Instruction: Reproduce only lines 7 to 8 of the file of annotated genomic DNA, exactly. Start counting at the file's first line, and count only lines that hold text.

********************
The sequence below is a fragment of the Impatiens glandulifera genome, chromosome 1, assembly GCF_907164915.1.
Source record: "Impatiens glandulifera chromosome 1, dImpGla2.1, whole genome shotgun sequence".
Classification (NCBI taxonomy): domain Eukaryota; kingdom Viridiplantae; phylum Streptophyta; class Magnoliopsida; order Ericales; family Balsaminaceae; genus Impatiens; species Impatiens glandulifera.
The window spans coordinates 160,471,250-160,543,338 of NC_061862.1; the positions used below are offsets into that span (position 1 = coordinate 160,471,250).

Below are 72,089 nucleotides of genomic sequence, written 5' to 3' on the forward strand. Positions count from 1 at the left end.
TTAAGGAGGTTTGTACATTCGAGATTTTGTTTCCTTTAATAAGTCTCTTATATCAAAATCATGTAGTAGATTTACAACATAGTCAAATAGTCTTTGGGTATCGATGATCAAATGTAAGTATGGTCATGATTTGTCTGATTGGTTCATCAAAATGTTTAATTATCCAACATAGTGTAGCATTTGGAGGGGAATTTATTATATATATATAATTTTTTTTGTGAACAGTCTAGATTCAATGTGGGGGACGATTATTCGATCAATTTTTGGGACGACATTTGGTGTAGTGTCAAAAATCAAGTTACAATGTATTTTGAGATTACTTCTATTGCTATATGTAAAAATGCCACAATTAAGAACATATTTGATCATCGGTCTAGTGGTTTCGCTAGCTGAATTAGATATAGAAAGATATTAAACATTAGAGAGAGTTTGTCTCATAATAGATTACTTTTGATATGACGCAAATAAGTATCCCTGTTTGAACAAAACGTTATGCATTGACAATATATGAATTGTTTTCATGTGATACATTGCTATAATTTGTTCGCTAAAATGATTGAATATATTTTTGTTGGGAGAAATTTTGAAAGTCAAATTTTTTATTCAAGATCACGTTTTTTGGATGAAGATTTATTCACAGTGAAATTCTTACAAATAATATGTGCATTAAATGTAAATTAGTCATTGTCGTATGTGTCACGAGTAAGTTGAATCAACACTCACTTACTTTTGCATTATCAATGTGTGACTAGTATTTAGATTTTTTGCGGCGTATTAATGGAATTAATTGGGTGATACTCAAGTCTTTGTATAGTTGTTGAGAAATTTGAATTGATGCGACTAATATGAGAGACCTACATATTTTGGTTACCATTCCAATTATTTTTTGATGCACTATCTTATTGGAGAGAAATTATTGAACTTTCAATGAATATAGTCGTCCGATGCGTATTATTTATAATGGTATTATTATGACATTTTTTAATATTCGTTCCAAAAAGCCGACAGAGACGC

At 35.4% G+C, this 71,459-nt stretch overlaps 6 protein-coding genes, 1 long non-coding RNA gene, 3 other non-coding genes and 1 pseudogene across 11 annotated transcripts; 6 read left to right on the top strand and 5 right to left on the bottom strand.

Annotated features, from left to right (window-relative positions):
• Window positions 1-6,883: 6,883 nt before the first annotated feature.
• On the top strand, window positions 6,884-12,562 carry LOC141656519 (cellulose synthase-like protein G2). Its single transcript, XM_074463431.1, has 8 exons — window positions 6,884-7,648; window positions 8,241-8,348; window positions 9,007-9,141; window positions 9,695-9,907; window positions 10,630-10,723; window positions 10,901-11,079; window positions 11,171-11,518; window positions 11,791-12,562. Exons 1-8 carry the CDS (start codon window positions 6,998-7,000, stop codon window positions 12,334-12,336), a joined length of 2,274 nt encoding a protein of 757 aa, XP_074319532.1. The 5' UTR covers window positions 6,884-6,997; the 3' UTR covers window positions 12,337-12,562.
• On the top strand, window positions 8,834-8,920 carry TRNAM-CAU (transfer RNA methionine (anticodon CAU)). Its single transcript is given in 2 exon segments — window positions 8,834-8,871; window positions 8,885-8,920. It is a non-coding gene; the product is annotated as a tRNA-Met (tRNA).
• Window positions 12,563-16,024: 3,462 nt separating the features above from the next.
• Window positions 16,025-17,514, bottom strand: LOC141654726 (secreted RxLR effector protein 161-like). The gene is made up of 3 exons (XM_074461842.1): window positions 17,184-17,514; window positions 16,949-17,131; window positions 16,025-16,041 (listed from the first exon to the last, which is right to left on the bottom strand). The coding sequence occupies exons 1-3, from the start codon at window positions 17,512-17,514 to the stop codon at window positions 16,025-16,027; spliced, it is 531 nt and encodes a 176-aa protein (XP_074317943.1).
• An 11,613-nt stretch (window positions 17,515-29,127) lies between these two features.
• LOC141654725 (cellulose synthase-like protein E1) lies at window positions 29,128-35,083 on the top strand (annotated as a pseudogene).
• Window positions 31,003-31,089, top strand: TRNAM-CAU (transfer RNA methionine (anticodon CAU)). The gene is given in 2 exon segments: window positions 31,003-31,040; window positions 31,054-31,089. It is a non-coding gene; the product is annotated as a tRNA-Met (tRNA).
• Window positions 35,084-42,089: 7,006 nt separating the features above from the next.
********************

At 35.4% G+C, this 71,459-nt stretch overlaps 6 protein-coding genes, 1 long non-coding RNA gene, 3 other non-coding genes and 1 pseudogene across 11 annotated transcripts; 6 read left to right on the top strand and 5 right to left on the bottom strand.

Annotated features, from left to right (window-relative positions):